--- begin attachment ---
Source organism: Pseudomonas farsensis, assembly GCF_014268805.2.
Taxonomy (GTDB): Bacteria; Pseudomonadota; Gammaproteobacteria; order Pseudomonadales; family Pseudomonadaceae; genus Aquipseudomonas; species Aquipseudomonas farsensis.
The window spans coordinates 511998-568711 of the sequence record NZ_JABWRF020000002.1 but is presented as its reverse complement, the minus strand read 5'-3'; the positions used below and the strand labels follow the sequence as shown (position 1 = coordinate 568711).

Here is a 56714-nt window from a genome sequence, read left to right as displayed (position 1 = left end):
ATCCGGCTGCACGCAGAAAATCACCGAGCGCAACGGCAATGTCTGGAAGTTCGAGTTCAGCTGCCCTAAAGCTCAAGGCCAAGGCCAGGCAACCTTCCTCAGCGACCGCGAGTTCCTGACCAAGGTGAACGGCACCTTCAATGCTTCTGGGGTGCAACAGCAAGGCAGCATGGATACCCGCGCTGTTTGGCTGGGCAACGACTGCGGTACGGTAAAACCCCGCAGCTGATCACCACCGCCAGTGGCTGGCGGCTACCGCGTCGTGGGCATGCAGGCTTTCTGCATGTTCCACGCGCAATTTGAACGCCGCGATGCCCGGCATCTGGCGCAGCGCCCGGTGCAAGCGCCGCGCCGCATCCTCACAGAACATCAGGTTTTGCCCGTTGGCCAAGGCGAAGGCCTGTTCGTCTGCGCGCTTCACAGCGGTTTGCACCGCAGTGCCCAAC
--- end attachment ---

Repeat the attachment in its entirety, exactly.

Source organism: Pseudomonas farsensis, assembly GCF_014268805.2.
Taxonomy (GTDB): Bacteria; Pseudomonadota; Gammaproteobacteria; order Pseudomonadales; family Pseudomonadaceae; genus Aquipseudomonas; species Aquipseudomonas farsensis.
The window spans coordinates 511998-568711 of the sequence record NZ_JABWRF020000002.1 but is presented as its reverse complement, the minus strand read 5'-3'; the positions used below and the strand labels follow the sequence as shown (position 1 = coordinate 568711).

Here is a 56714-nt window from a genome sequence, read left to right as displayed (position 1 = left end):
ATCCGGCTGCACGCAGAAAATCACCGAGCGCAACGGCAATGTCTGGAAGTTCGAGTTCAGCTGCCCTAAAGCTCAAGGCCAAGGCCAGGCAACCTTCCTCAGCGACCGCGAGTTCCTGACCAAGGTGAACGGCACCTTCAATGCTTCTGGGGTGCAACAGCAAGGCAGCATGGATACCCGCGCTGTTTGGCTGGGCAACGACTGCGGTACGGTAAAACCCCGCAGCTGATCACCACCGCCAGTGGCTGGCGGCTACCGCGTCGTGGGCATGCAGGCTTTCTGCATGTTCCACGCGCAATTTGAACGCCGCGATGCCCGGCATCTGGCGCAGCGCCCGGTGCAAGCGCCGCGCCGCATCCTCACAGAACATCAGGTTTTGCCCGTTGGCCAAGGCGAAGGCCTGTTCGTCTGCGCGCTTCACAGCGGTTTGCACCGCAGTGCCCAAC